Editorial: 'No excuses - harassment crimes deserve zero tolerance'
Ireland jostles with larger countries to maintain a profile but singling ourselves out for the distinction of having the highest level of sexual harassment in Europe is something we can not ignore.
Among 40 countries ranking on gender equality, sexual harassment, we featured at the bottom.
Justice Minister Charlie Flanagan acknowledged this yesterday as he launched a new ad campaign aimed at highlighting sexual harassment, saying we suffer "disturbingly high levels" of the offence.
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Last year, 3,182 sex crimes were recorded by An Garda Síochána - this represented an alarming increase of 26pc on 2017.
Is there some unspoken collusion that turns a blind eye to sexual harassment and workplace glass ceilings? If there is, then surely it is time to call it out. The avoidance of sexual harassment can not just be a concern for women.
In her book 'Speaking Truth to Power', Anita Hill wrote: "Women who accuse men, particularly powerful men, of harassment are often confronted with the reality of the men's sense that they are more important than women, as a group."
The Government has launched what is described as a major national awareness campaign called 'No Excuses'. The notion that such a step is necessary in the 21st century seems scarcely credible.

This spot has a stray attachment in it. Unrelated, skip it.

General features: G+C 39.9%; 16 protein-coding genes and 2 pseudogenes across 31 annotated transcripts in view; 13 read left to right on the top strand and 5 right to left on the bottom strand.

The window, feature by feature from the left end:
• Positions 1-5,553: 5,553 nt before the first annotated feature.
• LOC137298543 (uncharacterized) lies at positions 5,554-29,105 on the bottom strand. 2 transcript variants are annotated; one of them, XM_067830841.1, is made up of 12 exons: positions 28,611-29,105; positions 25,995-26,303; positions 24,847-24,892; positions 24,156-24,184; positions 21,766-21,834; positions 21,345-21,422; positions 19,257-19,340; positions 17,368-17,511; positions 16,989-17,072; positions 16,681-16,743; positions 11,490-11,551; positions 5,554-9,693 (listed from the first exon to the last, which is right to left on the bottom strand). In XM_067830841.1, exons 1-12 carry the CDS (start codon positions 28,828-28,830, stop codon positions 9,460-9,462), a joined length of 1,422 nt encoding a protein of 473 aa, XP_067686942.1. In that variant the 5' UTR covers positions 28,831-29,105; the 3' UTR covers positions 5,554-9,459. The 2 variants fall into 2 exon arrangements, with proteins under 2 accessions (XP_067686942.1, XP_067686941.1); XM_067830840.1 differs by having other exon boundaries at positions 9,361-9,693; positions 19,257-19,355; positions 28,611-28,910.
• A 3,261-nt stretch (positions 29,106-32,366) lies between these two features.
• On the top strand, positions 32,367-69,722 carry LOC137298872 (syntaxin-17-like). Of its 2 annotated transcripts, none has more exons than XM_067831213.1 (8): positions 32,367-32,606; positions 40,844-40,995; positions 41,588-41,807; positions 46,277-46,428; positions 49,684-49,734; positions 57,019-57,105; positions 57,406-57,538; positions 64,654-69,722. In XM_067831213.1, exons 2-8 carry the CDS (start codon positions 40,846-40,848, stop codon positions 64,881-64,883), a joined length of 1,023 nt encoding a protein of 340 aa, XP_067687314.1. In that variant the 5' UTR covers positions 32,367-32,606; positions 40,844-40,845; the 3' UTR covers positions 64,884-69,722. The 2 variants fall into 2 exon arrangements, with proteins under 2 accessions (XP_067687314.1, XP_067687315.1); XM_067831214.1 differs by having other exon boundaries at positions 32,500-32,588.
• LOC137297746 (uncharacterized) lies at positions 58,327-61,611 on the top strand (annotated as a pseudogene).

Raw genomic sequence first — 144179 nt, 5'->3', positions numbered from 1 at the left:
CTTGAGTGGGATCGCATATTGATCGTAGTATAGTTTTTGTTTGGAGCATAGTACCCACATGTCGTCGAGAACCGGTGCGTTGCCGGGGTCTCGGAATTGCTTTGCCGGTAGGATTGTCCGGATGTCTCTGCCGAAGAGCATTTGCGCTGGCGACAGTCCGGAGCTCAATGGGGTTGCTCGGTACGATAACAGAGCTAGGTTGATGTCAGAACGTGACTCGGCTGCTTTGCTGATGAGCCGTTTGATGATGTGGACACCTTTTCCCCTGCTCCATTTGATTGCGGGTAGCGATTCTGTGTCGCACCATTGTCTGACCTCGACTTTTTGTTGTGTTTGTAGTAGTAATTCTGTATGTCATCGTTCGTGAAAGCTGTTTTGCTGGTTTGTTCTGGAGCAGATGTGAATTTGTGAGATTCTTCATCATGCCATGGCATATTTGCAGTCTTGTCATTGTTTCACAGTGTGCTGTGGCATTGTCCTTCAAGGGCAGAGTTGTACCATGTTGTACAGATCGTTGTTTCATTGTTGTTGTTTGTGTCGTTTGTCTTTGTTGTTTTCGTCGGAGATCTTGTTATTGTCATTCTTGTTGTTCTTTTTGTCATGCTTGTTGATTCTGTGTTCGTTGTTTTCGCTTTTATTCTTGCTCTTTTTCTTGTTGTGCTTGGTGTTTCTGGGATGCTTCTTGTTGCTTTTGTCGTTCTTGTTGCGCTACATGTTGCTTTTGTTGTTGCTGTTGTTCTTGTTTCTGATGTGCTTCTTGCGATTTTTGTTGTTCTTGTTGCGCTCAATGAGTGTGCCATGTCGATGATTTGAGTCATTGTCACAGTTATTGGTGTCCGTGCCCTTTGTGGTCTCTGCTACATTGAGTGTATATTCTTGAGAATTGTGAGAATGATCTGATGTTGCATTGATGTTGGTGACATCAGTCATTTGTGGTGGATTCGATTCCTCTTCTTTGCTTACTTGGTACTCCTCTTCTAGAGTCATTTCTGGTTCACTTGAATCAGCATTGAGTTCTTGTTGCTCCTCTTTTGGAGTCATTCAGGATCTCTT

However, the grim picture presented by damning statistics suggests otherwise. Until such time as there is a profound change in attitudes, such campaigns will be required.
Mr Flanagan says he hopes "to spark a conversation across Irish society, not only among some sectors but among everybody".
The fact of the matter is that most sexual harassment targets women. Men are mostly responsible: so long as there is a tolerance for it, or there are loopholes in the law facilitating it, women will continue to be preyed upon. Some may suggest it is encouraging more women feel strong enough to come forward thanks to the #MeToo movement.
How much better would it be if the incidence of sexual harassment was wiped out and the culture facilitating predatory behaviour eradicated?
There has been such a focus on consent over recent years, as well as changes to Irish criminal law to define consent.
Given such steps, it seems extraordinary it is necessary to spend €1m to drive home such a basic message.
We cannot pretend this is not happening. "Often times it goes without comment, often times it's unfortunately and regrettably taken for granted," said Mr Flanagan. "We need to change attitudes because much of our behaviour, in terms of sexual harassment is clearly unacceptable."
But as historian Yehuda Bauer put it: "Thou shall not be a perpetrator, thou shall not be a victim, and thou shall never, but never, be a bystander."
Last year, the number of sex crimes reported reached a record level.
The two previous years also saw levels of sexual offences Ireland had never seen before.
There really are no excuses.